Cara Delevingne felt homophobic and suicidal before finally embracing her sexuality
Cara Delevingne has revealed that she battled internalised homophobia and suicidal thoughts for years before finally embracing her sexuality.
The 28-year-old gender-fluid model and actor came out as pansexual in an interview with Variety in June 2020, saying: “I fall in love with the person – and that’s that.”
Now, Cara Delevingne has spoken candidly about her early years in a recent interview on Gwyneth Paltrow’s Goop podcast.
“I grew up in an old-fashioned household,” she explained. “I didn’t know anyone who was gay. I didn’t know that was a thing and actually, I think growing up… I wasn’t knowledgeable of the fact I was homophobic.
“The idea of being [with] same-sex [partners], I was disgusted by that, in myself. I was like, ‘Oh, my God, I would never. That’s disgusting, ugh.'”
Delevingne has previously spoken about her struggle with depression, which began at age 15 when she discovered her mother’s drug addiction.
She can now see that her internalised homophobia and the sense of shame it brought was a major factor in her mental health.
“I do correlate the massive depression and the suicidal moments of my life [to being queer] because I was so ashamed of ever being that,” she said.
The Suicide Squad star described her sexuality as “constantly changing,” and revealed that she still doubts herself from time to time.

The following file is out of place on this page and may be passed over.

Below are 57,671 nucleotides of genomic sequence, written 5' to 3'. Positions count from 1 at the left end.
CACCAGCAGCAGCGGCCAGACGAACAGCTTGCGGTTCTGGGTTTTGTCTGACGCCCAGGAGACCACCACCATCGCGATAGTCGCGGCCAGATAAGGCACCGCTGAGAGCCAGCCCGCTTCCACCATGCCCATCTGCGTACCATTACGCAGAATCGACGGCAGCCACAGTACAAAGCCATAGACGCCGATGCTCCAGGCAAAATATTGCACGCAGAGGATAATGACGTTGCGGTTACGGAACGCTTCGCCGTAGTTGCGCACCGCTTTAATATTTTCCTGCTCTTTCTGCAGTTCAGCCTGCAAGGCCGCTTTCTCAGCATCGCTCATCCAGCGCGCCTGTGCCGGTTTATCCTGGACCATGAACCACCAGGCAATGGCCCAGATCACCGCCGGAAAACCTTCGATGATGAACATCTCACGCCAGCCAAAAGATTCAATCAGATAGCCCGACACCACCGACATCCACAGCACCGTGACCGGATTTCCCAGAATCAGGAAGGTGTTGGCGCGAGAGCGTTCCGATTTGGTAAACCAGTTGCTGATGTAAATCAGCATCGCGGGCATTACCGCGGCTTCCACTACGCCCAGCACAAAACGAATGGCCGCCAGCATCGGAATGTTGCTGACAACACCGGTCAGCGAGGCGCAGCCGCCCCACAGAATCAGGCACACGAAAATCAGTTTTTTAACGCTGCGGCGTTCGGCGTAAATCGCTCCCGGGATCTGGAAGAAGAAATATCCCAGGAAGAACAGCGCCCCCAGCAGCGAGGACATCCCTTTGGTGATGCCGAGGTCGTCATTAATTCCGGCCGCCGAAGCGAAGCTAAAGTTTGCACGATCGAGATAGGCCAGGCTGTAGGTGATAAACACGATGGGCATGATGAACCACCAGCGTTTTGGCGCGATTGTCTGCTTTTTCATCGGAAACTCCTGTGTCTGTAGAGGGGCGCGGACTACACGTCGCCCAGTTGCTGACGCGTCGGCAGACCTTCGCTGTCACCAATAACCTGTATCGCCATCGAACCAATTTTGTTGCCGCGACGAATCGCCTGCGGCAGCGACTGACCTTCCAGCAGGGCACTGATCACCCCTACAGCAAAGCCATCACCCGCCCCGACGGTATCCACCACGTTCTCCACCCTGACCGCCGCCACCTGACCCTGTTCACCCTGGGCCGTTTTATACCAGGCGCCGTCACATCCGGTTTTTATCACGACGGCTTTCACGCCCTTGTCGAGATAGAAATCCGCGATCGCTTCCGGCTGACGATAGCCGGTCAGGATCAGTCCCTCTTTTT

“There is still a part of me where I’m like, ‘Oh, I wish I could just be straight.’ There is still that side to it. It is really complicated,” she admitted.
“But actually that was the part of me that I [now] love so much and accept.”
Delevingne went on to discuss her own modelling career and how she found a more androgynous style. “I was so unhappy and I wasn’t following my truth, especially in terms of being a model,” she said.
“That whole thing of having to fit into the box – I’m an androgynous person. I love being a woman and dressing up and doing all that, but I also love being a rough and tumble ‘man’.
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“I feel so much more comfortable in the fluidity of what it is to be just a human and to be an animal, almost, because that’s what we are. To trust in your own instincts.”
Delevingne is expected to open up further in an upcoming six-part BBC documentary on sexuality, Planet Sex.
The deeply personal series that will see the star “put her mind and body on the line” as she explores the biggest questions on human sexuality.
In a press release for the show she said: “I can only imagine what having a series like this would have meant to the 14-year-old me who struggled to understand feelings that were seen as non-conventional or different.
“If our series helps one young person have an easier conversation with their parents, we will have achieved one of our many goals in making this series.”
Suicide is preventable. Readers who are affected by the issues raised in this story are encouraged to contact Samaritans on 116 123 (www.samaritans.org), or Mind on 0300 123 3393 (www.mind.org.uk). Readers in the US are encouraged to contact the National Suicide Prevention Line on 1-800-273-8255.